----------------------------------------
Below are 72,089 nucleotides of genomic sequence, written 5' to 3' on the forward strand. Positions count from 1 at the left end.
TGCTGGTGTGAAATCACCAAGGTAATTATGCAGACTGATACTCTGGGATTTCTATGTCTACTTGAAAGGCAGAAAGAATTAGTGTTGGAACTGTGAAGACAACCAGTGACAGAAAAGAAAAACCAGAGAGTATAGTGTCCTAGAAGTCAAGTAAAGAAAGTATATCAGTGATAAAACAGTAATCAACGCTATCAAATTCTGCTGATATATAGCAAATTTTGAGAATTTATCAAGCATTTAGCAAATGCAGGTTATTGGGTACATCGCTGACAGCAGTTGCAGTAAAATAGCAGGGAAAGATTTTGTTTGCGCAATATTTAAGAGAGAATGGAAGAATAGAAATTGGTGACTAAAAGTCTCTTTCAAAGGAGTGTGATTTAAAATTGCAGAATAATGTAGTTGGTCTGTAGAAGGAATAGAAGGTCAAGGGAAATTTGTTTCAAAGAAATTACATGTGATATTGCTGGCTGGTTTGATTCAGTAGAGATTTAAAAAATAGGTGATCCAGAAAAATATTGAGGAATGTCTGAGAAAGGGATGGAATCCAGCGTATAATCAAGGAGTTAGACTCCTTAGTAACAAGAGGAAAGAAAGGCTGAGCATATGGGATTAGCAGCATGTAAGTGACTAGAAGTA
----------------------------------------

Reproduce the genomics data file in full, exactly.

Below are 72,089 nucleotides of genomic sequence, written 5' to 3' on the forward strand. Positions count from 1 at the left end.
TGCTGGTGTGAAATCACCAAGGTAATTATGCAGACTGATACTCTGGGATTTCTATGTCTACTTGAAAGGCAGAAAGAATTAGTGTTGGAACTGTGAAGACAACCAGTGACAGAAAAGAAAAACCAGAGAGTATAGTGTCCTAGAAGTCAAGTAAAGAAAGTATATCAGTGATAAAACAGTAATCAACGCTATCAAATTCTGCTGATATATAGCAAATTTTGAGAATTTATCAAGCATTTAGCAAATGCAGGTTATTGGGTACATCGCTGACAGCAGTTGCAGTAAAATAGCAGGGAAAGATTTTGTTTGCGCAATATTTAAGAGAGAATGGAAGAATAGAAATTGGTGACTAAAAGTCTCTTTCAAAGGAGTGTGATTTAAAATTGCAGAATAATGTAGTTGGTCTGTAGAAGGAATAGAAGGTCAAGGGAAATTTGTTTCAAAGAAATTACATGTGATATTGCTGGCTGGTTTGATTCAGTAGAGATTTAAAAAATAGGTGATCCAGAAAAATATTGAGGAATGTCTGAGAAAGGGATGGAATCCAGCGTATAATCAAGGAGTTAGACTCCTTAGTAACAAGAGGAAAGAAAGGCTGAGCATATGGGATTAGCAGCATGTAAGTGACTAGAAGTA